Through the further subgroup analyses within the single taxane subgroup, we could find the evidence that nab-paclitaxel was superior to sb-paclitaxel in terms of ORR, DCR, and PFS. Nab-paclitaxel was also superior to docetaxel on OS. However, the subgroup analyses by study region revealed that these affirmative effects of nab-paclitaxel proved to be justifiable only in the Western region.

The subgroup analyses conducted in our study are meaningful because the US FDA withdrew its accelerated approval of bevacizumab indication as a first-line treatment for MBC in combination with paclitaxel use in December 20108, in the middle of the enrollment period for the Rugo et al. study (Oct. 2008-Nov. 2011)6, because of the failure to provide evidence of an increase in PFS or OS when nab-paclitaxel or sb-paclitaxel was administered combined with bevacizumab. There were concerns about an overall increase in serious AEs related to bevacizumab as well8. Following the withdrawal of FDA approval for bevacizumab indication for MBC patients, although Rugo et al. made a protocol amendment to make bevacizumab use optional, 97% of patients still received bevacizumab6. From this trial, Rugo et al. reported no significant difference in the effect on PFS (primary end point) between the nab-paclitaxel plus bevacizumab arm and the sb-paclitaxel plus bevacizumab arm. They also reported high rates of neurotoxicity (27% of patients had grade ≥ 3 sensory neuropathy), dose reductions (45% by cycle 3), and dose discontinuations (>40% by cycle 5) for the nab-paclitaxel plus bevacizumab arm6, suggesting that the combination of bevacizumab with nab-paclitaxel 150 mg/m2(qw3/4) was not ideal. Furthermore, the high rate of grade ≥ 3 hematologic adverse events for the nab-paclitaxel plus bevacizumab arm (51%) and the withdrawal of FDA approval of bevacizumab as a first-line treatment for MBC suggests that this regimen will not be pursued in subsequent trials8,13.

Even though it might be indirectly inferred from our analyses that nab-paclitaxel monotherapy may have superior efficacy over combined therapy with bevacizumab, this does not necessarily mean that nab-paclitaxel should always be administered by itself. Combination therapy with nab-paclitaxel to increase efficacy is an attractive option for some patients, particularly those with a high tumor burden or those who require rapid disease control. Minckwitz et al. noted that various Phase II studies have been conducted evaluating nab-paclitaxel as part of combination therapy with cytotoxics (gemcitabine, capecitabine, carboplatin) and biologics (bevacizumab, trastuzumab) in the treatment of MBC, and although the nab-paclitaxel dosing and schedules varied among these studies, in all cases, the nab-paclitaxel combinations were highly active and well tolerated14.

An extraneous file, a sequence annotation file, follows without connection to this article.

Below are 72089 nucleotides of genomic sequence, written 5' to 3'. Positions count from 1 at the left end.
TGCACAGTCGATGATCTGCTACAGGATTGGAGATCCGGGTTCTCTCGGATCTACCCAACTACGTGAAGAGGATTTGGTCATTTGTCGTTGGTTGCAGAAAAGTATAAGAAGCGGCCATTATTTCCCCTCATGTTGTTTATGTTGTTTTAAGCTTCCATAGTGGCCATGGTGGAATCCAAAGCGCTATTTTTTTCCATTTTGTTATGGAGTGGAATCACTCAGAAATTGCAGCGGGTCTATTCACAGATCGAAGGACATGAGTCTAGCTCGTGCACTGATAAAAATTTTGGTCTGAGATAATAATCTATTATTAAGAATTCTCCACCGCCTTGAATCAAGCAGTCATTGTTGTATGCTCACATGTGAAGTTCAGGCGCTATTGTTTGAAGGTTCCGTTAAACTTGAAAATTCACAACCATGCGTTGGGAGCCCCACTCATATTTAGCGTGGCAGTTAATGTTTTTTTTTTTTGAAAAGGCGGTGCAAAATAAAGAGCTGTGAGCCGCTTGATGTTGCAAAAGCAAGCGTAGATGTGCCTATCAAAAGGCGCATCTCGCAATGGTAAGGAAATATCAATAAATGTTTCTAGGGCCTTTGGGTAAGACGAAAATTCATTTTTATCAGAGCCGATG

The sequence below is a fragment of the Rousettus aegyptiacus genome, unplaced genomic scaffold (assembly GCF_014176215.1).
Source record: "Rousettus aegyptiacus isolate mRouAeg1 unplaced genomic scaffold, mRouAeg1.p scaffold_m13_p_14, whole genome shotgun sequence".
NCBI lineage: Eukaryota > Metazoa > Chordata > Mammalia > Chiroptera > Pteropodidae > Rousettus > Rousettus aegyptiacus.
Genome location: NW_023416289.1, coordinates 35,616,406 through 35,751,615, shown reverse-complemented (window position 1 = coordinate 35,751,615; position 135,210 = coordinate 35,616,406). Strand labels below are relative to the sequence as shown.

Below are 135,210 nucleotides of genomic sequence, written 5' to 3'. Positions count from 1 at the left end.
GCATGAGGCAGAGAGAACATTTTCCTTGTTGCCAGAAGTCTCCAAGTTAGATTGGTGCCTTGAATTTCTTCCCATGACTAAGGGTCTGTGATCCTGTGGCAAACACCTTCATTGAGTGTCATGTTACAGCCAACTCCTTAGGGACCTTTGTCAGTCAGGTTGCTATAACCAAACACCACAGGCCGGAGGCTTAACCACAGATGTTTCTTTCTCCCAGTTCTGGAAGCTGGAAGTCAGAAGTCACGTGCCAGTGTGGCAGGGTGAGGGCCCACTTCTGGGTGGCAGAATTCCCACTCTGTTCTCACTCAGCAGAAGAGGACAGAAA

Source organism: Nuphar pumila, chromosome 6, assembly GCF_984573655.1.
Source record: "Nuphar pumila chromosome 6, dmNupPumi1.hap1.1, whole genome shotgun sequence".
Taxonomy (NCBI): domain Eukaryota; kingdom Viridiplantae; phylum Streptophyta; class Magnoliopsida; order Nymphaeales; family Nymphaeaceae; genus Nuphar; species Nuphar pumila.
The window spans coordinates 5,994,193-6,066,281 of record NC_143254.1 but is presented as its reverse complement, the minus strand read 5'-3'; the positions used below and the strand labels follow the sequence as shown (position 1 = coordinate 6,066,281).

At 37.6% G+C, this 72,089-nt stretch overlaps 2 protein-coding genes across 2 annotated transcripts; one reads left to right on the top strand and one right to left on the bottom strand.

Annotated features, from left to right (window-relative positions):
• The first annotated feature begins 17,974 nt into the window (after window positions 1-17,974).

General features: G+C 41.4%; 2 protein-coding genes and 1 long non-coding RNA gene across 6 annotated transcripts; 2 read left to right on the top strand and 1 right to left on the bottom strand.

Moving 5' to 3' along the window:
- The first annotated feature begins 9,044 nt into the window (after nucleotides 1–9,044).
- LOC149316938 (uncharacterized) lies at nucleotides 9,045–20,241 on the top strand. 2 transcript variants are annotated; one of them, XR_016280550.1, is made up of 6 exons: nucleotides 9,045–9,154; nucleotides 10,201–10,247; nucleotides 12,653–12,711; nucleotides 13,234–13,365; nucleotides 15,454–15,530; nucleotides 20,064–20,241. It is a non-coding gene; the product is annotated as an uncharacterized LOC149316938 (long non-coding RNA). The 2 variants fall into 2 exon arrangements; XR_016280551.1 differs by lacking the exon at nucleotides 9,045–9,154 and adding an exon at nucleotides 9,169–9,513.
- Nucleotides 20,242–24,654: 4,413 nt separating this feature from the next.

In this analysis, we included DCR as one of the end points. We thought that DCR could be an important criterion influencing the choice of chemotherapy drug for MBC patients. ORR is the sum of complete response (CR) and partial response (PR), while DCR is the sum of additional stable disease (SD) to ORR. So, ORR may be an important index to the patient who hopes “to be getting better,” while DCR may be a critical index to the patient who hopes “not to be getting worse.” Since the 5-year survival of MBC patients is only around 25%4,13, the DCR data of a certain drug would be more helpful than the ORR data for a certain group of patients. Moreover, the Southwest Oncology Group reported that DCR might be a better predictor of survival than response rate alone among patients with non-small-cell lung cancer, based on the fact that, for any given treatment, many more patients typically achieve stable disease (SD) or have progressive disease (PD) than achieve a response. They also reported that, although ORR (CR + PR) at week 8 was associated with longer survival (HR 0.61, p < 0.001), DCR (CR + PR + SD) was better for predicting survival (HR 0.45, p < 0.0001)15.

For similar reasons, we also analyzed DDR due to unacceptable toxicity or serious AEs as an end point. Considering that 5-year survival is very low among MBC patients, it can be hypothesized that the formal declaration of dose discontinuation by the medical clinic would have a seriously bad impact on patient’s quality of life. DDR due to toxicity would be helpful during the management of MBC patients when choosing between nab-paclitaxel and sb-taxane therapy. In our meta-analysis, DDR was comparable between the two study drugs.

In our regional subgroup analyses, nab-paclitaxel and sb-taxanes were almost comparable in efficacy and toxicities in the Eastern region (only DCR was significantly higher in the nab-paclitaxel arm in the Eastern region). More studies are needed to clarify the reasons of this regional difference, including the genetic characteristics of each regional region.